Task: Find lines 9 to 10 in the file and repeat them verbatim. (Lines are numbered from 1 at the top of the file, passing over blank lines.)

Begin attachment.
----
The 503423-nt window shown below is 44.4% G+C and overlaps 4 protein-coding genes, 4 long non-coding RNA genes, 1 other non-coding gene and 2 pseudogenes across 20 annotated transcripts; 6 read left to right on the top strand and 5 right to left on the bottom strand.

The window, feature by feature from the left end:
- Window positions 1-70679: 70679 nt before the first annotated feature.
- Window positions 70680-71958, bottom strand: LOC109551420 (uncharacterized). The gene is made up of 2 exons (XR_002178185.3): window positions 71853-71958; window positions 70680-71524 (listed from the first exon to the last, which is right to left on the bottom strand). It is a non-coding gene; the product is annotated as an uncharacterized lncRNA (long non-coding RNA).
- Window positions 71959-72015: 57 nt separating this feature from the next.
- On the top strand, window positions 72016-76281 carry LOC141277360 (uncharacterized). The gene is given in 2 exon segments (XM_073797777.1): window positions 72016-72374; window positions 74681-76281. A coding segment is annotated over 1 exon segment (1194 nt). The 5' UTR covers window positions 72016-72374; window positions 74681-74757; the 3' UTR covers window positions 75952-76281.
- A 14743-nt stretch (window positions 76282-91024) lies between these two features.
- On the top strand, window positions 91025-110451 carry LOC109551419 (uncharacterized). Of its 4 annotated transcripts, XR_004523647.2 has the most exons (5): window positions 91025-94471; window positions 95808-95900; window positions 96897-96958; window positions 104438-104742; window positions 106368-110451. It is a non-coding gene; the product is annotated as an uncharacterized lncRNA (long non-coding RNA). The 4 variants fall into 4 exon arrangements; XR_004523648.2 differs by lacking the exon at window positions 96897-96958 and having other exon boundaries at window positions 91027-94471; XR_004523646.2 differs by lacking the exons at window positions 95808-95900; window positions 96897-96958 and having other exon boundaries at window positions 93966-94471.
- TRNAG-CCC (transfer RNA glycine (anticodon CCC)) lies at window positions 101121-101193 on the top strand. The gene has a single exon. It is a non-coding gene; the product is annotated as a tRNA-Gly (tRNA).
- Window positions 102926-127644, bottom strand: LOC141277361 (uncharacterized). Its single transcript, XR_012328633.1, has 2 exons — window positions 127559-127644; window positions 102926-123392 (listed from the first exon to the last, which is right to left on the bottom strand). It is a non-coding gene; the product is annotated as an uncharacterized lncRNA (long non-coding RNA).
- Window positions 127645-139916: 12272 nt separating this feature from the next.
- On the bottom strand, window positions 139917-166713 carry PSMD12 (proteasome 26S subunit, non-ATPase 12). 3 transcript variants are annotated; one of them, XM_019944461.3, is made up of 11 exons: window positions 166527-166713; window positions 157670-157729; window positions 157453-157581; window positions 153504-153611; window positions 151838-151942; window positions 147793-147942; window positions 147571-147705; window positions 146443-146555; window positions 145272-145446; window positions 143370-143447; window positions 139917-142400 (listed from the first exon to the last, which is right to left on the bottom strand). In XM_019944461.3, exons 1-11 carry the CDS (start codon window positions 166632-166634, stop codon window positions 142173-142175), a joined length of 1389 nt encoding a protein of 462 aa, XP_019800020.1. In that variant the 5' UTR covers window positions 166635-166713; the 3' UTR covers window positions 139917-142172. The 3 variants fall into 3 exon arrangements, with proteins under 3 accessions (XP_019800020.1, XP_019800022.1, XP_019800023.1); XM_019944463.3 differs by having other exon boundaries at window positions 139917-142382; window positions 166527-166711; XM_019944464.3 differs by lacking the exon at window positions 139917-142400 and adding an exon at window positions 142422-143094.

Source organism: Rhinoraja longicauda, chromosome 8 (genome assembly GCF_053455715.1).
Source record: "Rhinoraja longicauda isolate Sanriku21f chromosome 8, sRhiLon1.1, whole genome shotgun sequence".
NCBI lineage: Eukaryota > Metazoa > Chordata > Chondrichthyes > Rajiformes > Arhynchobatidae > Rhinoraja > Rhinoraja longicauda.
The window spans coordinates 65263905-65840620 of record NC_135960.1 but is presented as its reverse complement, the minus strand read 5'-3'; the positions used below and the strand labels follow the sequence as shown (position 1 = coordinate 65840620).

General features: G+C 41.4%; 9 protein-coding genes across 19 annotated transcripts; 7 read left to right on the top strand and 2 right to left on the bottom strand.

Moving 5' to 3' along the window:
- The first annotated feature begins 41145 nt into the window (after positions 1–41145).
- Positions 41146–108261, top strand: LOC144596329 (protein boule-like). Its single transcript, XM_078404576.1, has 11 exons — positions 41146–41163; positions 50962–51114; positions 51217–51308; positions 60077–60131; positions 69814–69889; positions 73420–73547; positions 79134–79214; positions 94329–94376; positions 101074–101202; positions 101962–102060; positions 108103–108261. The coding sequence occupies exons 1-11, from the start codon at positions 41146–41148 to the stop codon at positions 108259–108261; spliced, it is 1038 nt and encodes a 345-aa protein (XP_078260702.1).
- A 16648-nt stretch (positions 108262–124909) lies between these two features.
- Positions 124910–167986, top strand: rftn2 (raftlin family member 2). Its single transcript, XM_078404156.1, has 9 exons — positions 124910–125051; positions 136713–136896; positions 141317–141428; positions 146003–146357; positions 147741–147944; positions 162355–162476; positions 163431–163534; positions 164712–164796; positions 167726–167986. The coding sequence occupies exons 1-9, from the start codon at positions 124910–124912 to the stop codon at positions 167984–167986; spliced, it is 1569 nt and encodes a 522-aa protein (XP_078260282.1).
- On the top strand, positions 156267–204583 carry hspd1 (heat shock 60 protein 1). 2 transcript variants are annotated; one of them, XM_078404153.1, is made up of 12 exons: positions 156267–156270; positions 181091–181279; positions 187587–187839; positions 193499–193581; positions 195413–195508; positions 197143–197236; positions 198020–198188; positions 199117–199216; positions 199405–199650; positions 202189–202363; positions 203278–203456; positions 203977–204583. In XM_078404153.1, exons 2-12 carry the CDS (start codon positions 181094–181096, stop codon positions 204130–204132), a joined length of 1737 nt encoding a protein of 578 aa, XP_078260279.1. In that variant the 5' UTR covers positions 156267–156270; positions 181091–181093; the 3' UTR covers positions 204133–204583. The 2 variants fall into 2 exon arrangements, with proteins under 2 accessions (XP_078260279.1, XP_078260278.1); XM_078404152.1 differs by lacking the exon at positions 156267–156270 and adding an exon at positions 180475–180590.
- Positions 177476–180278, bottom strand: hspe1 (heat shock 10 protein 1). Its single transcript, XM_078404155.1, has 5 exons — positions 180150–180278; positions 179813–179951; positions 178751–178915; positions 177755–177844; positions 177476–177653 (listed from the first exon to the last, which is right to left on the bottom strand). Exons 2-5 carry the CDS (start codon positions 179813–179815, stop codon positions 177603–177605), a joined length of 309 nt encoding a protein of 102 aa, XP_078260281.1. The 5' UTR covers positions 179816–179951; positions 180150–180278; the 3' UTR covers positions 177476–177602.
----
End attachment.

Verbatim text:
- TRNAG-CCC (transfer RNA glycine (anticodon CCC)) lies at window positions 101121-101193 on the top strand. The gene has a single exon. It is a non-coding gene; the product is annotated as a tRNA-Gly (tRNA).
- Window positions 102926-127644, bottom strand: LOC141277361 (uncharacterized). Its single transcript, XR_012328633.1, has 2 exons — window positions 127559-127644; window positions 102926-123392 (listed from the first exon to the last, which is right to left on the bottom strand). It is a non-coding gene; the product is annotated as an uncharacterized lncRNA (long non-coding RNA).